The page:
- From a top-down to a bottom-up urban discourse: (re) constructing the city in a family-inclusive way
- Journal of Housing and the Built Environment
- Volume | Issue number
- 24 | 3
- Pages (from-to)
- Document type
- Faculty of Social and Behavioural Sciences (FMG)
- Amsterdam Institute for Social Science Research (AISSR)
This paper focuses on urban discourses as powerful instruments intertwined with the dialectic of inclusion and exclusion. First, three dominant contemporary urban discourses developed in the field of urban planning are scrutinized on their inclusiveness of families and daily family life. The attractive city, the creative city and the city as an emancipation machine are examples of urban discourses communicated top-down via reports, debates and media attention. It is argued that these three discourses do not address families as urban citizens nor the very notion of reproduction and its daily manifestation.
The exclusionary character of contemporary urban discourses does not only result in a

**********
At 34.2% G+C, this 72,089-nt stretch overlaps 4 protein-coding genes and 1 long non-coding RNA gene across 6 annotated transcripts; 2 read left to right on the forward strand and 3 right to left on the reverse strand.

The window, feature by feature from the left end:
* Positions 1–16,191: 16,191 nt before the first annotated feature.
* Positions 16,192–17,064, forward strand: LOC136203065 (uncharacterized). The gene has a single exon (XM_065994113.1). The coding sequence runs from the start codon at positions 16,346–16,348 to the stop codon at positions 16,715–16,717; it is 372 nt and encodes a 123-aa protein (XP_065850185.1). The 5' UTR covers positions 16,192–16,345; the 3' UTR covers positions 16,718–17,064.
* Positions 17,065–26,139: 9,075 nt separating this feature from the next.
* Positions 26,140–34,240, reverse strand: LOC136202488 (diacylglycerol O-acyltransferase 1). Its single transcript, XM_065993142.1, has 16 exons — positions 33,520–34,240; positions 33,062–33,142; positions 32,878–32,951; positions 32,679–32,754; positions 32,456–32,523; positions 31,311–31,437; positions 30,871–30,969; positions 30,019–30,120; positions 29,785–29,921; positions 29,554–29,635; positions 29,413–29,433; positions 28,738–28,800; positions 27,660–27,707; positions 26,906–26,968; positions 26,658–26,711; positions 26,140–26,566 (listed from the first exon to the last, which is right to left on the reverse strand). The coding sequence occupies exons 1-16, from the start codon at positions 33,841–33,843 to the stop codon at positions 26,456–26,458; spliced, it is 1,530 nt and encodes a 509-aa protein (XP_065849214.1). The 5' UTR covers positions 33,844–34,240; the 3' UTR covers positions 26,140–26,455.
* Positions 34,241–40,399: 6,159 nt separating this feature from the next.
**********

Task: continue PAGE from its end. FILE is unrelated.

neglect of urban families, it also legitimates non-intervention when it comes to family issues. This conclusion activated the search for an alternative discourse as expanded in the second part of the paper. This alternative discourse is constructed from the bottom-up and is rooted in the day-to-day experiences of urban families themselves. It is a refined discourse, with interrelated geographical scales including the city as a whole, the neighbourhood, the street and the home. This is a city that integrates—as families themselves do—the different domains of life. The city is appreciated for its qualities of proximity, the neighbourhood for its ethnically mixed children’s domains, the street as an urban haven and the house as the place that accommodates private life for each member of the family. This alternative discourse is called the balanced city. The empirical basis is drawn from middle-class urban families in Rotterdam, The Netherlands.
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